What should be the design industry’s New Year’s resolution?

Listen to the advice you give your clients and apply it to your own practice. Believe in the process of design more than the outcome. Learn to say ‘no’ more often and when a client asks for speculative work, walk away, buy a nice bottle of something and share it with a few friends instead – it will be cheaper and more enjoyable. And get behind the Chartered Society of Designers initiative to achieve chartered designer status, to put us on a par with other professions.

Frank Peters, Chief executive, Chartered Society of Designers

Clients will be wrestling with how they push on as we come out the other side of this recession. They will be looking for different, more innovative and measurable solutions to their brand problems. And with that, brand experience will take centre stage like never before. The branding and design industry has a once-in-a-lifetime opportunity to own that space before the advertising agencies work out how to do it. It won’t take long, and we have no time to waste. The alternative? Another generation of playing second fiddle.

Cheryl Giovannoni, European president, Landor Associates

Around 72dpi. Sorry, couldn’t resist that. The thing we designers need to accept this year, more than ever, is that we’re in the service of the story or journey. The world just got ten times more complex in the blink of an eye, so we need to grasp and render the essential and drop the frills and fluff. We must also accept the growing importance of words – not only as navigators, but also as containers and vehicles in their own right.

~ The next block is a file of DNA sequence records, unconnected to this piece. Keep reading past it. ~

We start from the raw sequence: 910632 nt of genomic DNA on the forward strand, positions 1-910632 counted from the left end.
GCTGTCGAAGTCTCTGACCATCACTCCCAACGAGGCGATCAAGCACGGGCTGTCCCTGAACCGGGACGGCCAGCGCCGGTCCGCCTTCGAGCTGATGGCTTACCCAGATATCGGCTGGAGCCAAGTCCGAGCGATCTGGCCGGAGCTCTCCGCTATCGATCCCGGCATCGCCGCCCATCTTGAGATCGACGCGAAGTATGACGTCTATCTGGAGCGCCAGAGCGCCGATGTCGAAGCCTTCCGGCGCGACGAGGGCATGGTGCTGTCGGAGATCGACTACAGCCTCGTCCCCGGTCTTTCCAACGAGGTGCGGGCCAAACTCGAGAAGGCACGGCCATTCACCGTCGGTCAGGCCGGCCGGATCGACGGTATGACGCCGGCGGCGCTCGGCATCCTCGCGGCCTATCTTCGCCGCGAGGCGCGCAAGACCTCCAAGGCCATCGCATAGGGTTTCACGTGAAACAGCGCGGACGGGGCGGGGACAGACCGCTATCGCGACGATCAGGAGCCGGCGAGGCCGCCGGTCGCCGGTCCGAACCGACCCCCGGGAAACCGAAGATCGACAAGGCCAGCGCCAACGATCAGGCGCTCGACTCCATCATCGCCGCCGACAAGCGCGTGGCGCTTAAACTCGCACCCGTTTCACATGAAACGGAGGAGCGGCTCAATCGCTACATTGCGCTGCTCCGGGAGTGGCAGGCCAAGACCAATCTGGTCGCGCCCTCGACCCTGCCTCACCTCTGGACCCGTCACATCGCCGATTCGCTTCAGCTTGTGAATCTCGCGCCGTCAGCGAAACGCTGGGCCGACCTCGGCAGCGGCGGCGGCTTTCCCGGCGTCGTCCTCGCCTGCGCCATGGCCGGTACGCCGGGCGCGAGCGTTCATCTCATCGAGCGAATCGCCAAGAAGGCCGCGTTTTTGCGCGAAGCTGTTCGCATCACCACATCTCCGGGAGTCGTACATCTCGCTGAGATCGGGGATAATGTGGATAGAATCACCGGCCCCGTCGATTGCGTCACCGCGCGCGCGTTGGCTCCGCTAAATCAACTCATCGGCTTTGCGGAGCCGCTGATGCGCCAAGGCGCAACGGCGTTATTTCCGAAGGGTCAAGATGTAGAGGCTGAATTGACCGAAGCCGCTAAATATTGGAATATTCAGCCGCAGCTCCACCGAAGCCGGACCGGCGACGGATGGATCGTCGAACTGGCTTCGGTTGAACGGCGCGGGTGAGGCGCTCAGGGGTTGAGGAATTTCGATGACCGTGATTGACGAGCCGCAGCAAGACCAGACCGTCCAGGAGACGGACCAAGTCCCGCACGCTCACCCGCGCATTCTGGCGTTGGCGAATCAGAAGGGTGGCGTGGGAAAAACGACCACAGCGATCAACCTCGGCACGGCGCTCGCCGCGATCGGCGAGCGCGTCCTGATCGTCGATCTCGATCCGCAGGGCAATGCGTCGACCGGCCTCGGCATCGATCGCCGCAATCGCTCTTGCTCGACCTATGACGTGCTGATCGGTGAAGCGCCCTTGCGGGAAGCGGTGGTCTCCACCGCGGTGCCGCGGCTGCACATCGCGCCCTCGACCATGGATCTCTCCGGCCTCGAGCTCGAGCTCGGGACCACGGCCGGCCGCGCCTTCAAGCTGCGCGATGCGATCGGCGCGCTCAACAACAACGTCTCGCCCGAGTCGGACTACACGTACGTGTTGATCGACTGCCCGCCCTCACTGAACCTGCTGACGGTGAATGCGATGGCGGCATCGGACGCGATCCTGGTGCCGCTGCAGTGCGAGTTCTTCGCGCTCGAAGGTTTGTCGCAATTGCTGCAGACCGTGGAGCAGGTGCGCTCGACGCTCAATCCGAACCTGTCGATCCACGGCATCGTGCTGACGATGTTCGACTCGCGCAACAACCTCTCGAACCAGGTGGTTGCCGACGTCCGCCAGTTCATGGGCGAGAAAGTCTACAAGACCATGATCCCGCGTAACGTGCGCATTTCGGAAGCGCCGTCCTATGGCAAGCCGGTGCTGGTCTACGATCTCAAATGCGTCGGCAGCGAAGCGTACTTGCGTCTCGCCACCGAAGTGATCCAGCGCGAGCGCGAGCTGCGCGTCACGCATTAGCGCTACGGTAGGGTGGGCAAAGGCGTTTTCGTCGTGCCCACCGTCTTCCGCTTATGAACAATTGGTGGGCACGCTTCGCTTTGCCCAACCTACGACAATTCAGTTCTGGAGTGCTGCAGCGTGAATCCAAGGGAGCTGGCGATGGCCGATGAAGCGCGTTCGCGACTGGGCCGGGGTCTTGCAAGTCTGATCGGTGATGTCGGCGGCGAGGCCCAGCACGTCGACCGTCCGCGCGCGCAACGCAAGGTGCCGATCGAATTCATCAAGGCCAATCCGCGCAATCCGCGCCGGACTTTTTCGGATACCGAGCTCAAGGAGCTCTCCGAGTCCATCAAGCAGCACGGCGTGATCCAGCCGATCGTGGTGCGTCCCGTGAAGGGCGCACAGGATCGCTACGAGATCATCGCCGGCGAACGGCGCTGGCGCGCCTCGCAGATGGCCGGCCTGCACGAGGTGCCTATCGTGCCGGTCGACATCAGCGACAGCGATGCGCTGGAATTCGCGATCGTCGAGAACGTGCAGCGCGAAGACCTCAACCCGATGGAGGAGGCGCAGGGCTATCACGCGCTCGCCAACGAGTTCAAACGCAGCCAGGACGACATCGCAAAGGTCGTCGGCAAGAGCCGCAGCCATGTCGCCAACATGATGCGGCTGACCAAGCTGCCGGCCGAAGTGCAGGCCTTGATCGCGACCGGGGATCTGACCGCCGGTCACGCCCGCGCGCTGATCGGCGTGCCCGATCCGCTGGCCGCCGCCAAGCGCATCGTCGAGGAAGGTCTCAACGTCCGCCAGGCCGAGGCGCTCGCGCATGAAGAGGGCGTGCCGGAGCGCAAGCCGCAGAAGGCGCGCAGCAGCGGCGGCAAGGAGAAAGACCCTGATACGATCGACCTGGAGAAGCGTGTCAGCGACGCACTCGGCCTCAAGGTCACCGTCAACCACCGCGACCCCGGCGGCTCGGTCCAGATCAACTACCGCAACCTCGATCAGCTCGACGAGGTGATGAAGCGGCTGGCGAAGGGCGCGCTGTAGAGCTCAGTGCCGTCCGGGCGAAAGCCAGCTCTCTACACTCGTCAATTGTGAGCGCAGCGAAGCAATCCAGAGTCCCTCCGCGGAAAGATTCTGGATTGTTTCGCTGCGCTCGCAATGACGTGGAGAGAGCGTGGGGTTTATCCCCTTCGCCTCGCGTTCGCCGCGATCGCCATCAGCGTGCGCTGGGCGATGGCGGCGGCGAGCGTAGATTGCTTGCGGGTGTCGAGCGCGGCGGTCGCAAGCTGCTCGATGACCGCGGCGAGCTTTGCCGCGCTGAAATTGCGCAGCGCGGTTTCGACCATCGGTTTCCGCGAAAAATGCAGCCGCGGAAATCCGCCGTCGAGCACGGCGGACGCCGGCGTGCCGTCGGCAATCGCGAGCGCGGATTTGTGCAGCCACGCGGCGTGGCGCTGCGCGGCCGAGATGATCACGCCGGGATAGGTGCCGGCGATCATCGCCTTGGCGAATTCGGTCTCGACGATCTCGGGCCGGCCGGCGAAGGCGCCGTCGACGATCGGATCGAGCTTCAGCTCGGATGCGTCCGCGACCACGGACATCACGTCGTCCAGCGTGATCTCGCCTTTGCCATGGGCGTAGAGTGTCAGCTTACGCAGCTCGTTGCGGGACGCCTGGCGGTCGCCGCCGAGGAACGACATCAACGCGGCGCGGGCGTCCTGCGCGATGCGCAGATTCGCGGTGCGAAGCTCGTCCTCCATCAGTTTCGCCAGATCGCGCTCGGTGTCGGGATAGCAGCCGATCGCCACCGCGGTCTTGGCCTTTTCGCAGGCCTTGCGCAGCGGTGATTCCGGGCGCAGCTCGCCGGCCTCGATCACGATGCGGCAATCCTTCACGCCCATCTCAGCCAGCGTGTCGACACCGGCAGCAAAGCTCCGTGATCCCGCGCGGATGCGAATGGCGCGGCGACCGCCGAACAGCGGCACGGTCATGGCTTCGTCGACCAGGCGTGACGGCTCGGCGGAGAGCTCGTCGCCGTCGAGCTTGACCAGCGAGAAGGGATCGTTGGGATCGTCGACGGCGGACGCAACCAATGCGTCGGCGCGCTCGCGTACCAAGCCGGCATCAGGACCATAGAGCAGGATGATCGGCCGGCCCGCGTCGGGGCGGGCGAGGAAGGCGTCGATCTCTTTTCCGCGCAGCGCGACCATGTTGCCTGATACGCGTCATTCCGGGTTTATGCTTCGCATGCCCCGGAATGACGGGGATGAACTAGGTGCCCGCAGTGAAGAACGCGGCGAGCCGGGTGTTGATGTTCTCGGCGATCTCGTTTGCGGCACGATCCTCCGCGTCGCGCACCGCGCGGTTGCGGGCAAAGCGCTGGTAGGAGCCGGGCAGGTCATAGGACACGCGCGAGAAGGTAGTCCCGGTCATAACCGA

Nik Roope, Founder, Poke London

For design consultancies: keep your offer simple, your costs down and invest in new media skills; provide at least one graduate internship and support the Good Design Practice campaign; undertake a major sustainability project. For industry bodies: use the economic conditions to extend your influence with introductory membership packages for start-ups. For Government: recognise that the creative and cultural businesses are the largest UK industry and a key driver post-recession. For me: take the time to enjoy what’s going to prove an exciting and productive year.

David Worthington, Chairman, Lloyd Northover Group

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